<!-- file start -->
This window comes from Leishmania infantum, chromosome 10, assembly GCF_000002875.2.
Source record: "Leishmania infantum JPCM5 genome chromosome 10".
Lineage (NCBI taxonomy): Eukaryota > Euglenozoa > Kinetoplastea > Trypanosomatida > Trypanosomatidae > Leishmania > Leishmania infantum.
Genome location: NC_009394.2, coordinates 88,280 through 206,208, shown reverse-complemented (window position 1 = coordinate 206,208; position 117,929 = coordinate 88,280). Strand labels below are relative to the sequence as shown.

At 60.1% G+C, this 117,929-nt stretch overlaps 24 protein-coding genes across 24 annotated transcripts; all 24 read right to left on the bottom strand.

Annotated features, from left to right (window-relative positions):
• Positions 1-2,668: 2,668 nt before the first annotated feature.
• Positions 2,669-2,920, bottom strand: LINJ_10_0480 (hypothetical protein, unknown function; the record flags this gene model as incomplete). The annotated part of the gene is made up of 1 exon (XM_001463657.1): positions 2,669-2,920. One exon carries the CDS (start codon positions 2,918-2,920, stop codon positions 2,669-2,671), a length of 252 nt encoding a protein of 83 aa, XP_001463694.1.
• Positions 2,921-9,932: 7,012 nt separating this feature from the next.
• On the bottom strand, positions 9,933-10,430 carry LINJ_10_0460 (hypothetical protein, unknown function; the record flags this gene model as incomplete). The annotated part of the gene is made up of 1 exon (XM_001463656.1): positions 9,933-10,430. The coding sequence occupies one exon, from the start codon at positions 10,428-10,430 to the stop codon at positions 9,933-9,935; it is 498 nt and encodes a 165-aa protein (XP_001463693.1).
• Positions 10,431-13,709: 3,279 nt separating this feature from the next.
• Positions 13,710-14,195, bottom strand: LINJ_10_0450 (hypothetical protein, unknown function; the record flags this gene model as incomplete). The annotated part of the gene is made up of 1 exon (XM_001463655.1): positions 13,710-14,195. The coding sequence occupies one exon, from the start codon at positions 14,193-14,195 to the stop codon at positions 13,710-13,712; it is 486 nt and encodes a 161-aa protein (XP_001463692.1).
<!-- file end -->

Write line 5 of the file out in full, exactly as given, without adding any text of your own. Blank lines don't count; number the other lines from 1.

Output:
At 60.1% G+C, this 117,929-nt stretch overlaps 24 protein-coding genes across 24 annotated transcripts; all 24 read right to left on the bottom strand.